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Art Howe is angry about how he was portrayed in “Moneyball”

Sep 27, 2011, 12:16 PM EDT

art howe and billy beane

Within my “Moneyball” review I noted that the Art Howe character played by Philip Seymour Hoffman “is given by far the most thankless role of the movie, essentially serving as the villain to Billy Beane’s hero” and “it’s hard to imagine the actual Howe being as stubborn and difficult as Hoffman’s version.”

The actual Art Howe apparently agreed, saying during a SiriusXM radio interview that he was “very disappointed” with his portrayal in the movie and views it as “character assassination.”

Paul DePodesta asked that the movie not use his real name because he was unhappy with the character based on him, but Howe was never consulted and the former A’s manager didn’t get a chance to do the same. “It wasn’t even close to my personality,” Howe said. “They just went out of their way to degrade me.”

Ultimately plenty of movies “based on a true story” include unfavorable, unrealistic portrayals of actual people, so Howe’s situation isn’t a unique one. However, he’s absolutely right that “Art Howe” in “Moneyball” is both nothing like the real person and intentionally set up to be an unlikeable villain who provides ongoing conflict for the main character/hero. I’d be mad too.

  1. Mr. Jason "El Bravo" Heyward - Sep 27, 2011 at 12:26 PM

    Hey, at least he got the one Oscar winner in the movie to play him.

  2. trigzter - Sep 27, 2011 at 12:30 PM

    Come on man. As soon as he makes the call to pinch hit Hatteberg I no longer disliked him.

  3. sdelmonte - Sep 27, 2011 at 12:35 PM

    So why didn’t he get the choice to opt out when DePodesta did?

  4. clydeserra - Sep 27, 2011 at 12:49 PM

    I don’t read you piece about depodesta the same way you write about it here.

  5. kiwicricket - Sep 27, 2011 at 12:52 PM

    If I had Philip Seymour Hoffman portray my likeness, I would be a little upset too.

    • aceshigh11 - Sep 27, 2011 at 1:46 PM

      He’s certainly a dumpy-looking guy, but he’s a brilliant actor.

  6. neelymessier - Sep 27, 2011 at 1:01 PM

    Philip Seymour Hoffman is a tremendous actor. However, the movie is not a character study of Art Howe. Those who wrote the screenplay chose to portray Mr. Howe as the “villain” for dramatic purposes. Hoffman is just doing what his employers paid him to do.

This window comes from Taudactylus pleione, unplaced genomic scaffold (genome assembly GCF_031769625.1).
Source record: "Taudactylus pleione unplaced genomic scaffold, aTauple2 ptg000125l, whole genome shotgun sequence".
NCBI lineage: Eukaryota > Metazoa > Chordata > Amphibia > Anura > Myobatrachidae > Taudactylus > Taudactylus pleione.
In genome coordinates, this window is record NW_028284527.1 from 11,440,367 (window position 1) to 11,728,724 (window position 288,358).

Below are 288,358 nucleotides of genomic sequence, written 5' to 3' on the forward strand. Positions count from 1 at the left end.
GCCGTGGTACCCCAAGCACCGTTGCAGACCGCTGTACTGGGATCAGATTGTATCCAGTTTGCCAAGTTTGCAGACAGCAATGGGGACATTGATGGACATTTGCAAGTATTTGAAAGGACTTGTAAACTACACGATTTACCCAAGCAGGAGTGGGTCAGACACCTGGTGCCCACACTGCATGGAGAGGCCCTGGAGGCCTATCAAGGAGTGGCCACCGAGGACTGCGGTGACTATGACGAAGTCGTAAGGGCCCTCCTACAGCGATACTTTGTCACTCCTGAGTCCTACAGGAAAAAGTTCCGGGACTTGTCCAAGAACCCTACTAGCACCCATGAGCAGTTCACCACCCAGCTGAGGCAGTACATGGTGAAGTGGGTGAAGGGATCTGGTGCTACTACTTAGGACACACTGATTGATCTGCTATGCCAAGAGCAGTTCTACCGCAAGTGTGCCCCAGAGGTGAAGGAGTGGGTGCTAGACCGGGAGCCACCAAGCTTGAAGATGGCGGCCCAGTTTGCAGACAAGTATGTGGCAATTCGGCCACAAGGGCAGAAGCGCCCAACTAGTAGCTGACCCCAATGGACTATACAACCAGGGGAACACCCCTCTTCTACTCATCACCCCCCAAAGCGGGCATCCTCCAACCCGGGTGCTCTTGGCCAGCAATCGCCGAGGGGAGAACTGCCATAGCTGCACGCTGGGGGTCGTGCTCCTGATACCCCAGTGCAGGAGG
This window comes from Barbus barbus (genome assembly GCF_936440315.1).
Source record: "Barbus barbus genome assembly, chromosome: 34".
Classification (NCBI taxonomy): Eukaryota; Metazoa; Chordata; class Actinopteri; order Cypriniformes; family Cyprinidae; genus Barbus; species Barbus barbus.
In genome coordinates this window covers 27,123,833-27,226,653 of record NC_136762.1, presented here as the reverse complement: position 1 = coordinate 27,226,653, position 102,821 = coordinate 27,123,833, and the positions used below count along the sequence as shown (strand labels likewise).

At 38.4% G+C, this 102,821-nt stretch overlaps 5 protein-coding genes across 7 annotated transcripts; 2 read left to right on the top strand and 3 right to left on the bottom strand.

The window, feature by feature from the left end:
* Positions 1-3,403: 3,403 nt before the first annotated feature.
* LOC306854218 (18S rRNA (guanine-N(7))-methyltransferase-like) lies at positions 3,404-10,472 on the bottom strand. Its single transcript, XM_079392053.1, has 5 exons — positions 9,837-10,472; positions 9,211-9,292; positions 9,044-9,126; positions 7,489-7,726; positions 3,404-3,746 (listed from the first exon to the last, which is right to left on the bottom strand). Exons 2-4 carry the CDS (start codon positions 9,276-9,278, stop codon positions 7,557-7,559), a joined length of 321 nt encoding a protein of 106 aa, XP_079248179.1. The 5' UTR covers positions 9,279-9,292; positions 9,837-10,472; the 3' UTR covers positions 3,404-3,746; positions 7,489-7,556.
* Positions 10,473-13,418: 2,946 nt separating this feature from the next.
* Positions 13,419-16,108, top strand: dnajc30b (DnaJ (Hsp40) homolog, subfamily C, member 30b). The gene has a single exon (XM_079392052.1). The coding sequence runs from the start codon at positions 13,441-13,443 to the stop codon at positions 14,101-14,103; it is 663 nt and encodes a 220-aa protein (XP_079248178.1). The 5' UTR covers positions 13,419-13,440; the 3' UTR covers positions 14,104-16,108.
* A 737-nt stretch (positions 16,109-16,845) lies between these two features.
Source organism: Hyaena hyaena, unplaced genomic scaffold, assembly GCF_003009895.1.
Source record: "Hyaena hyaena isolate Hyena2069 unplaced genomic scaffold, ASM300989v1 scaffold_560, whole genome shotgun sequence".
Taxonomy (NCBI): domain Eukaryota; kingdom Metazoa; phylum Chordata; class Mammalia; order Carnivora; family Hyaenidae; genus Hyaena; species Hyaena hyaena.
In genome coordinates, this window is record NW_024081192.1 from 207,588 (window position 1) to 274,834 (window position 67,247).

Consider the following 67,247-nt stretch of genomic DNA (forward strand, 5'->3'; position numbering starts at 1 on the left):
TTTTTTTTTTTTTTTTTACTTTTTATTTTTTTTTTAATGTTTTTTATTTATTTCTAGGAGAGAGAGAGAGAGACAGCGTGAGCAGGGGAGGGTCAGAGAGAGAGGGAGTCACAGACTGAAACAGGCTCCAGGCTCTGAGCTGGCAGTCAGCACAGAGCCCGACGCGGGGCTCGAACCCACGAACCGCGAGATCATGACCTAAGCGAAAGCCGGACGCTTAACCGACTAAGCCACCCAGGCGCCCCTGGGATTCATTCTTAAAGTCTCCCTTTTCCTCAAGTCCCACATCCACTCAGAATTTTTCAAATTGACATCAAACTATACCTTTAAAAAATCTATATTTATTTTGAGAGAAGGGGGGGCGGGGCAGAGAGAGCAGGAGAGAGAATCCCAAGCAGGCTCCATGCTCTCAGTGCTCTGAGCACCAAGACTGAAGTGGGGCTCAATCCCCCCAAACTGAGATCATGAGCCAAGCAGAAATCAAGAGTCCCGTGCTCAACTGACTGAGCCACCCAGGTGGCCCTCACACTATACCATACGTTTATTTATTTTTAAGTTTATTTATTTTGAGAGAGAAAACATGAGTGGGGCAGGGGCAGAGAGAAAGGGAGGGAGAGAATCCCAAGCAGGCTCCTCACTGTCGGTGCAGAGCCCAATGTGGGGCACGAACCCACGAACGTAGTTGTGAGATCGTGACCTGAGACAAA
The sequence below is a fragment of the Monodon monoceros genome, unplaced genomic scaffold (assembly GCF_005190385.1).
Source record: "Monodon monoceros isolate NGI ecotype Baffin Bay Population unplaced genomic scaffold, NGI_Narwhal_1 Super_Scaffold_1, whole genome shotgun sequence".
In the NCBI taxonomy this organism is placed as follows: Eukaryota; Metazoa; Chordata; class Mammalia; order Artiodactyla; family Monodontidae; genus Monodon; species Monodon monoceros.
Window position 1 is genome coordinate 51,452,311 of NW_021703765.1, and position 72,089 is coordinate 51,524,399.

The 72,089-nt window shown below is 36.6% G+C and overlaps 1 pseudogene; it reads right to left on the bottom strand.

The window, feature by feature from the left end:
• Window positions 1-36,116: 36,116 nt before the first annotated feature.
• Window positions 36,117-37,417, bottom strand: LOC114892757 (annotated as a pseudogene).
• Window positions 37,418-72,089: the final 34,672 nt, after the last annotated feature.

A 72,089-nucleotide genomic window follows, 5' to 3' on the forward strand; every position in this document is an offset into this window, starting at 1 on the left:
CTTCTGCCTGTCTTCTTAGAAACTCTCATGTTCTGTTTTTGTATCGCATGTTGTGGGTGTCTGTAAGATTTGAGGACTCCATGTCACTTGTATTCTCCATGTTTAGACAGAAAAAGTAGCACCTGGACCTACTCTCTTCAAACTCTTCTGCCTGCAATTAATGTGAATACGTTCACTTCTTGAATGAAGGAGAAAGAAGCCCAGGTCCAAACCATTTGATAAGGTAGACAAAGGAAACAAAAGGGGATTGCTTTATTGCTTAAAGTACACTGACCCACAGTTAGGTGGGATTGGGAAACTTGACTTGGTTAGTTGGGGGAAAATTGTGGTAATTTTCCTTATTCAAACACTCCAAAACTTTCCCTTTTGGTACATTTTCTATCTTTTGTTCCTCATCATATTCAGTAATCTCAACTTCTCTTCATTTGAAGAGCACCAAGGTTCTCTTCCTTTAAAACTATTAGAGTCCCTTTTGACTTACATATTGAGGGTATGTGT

7. memphisyinzer - Sep 27, 2011 at 1:37 PM

    Admittedly, I haven’t seen the movie yet, but I grew up with Art Howe and can attest for his character. He comes from a family of very good people. His parents and siblings were all of the same personality. I’ve never known him to be anything but a classie guy.

    I had an opportunity to meet with him a couple of years ago and nothing had changed…..still a laid back, friendly person.

    I don’t see how anyone could portray him as a villian and I don’t know why they would want to do so. It’s plain to see in the book that Beane didn’t care for Art and maybe his influence on the making of the movie was to take one last shot at Art.

  8. Tick - Sep 27, 2011 at 2:23 PM

    Maybe instead of using dramatic licence to paint him as a villain, they could have just stuck to the facts and portrayed him as a lousy manager.

  9. franzcars - Sep 27, 2011 at 3:45 PM

    My uncle was portrayed as a loud mouth partier in the movie “The Game of their Lives.” Nothing could have been farther from the truth. My aunt (his widow) went up to the director at the premier and yelled at him!

  10. razedeyebrow - Sep 27, 2011 at 8:17 PM

    Rut roh. I smell a lawsuit.

  11. aaronmoreno - Sep 27, 2011 at 8:55 PM

    Wait, you mean the Facebook guy isn’t really a huge jerk?

  12. harmonylorelielee - May 14, 2012 at 6:00 AM

    I just have one big question, if Howe wasn’t like the movie character, why did the A’s lose so much in the beginning of the ’02 season? Did he follow the plan Beane was trying? Were there disputes about players?

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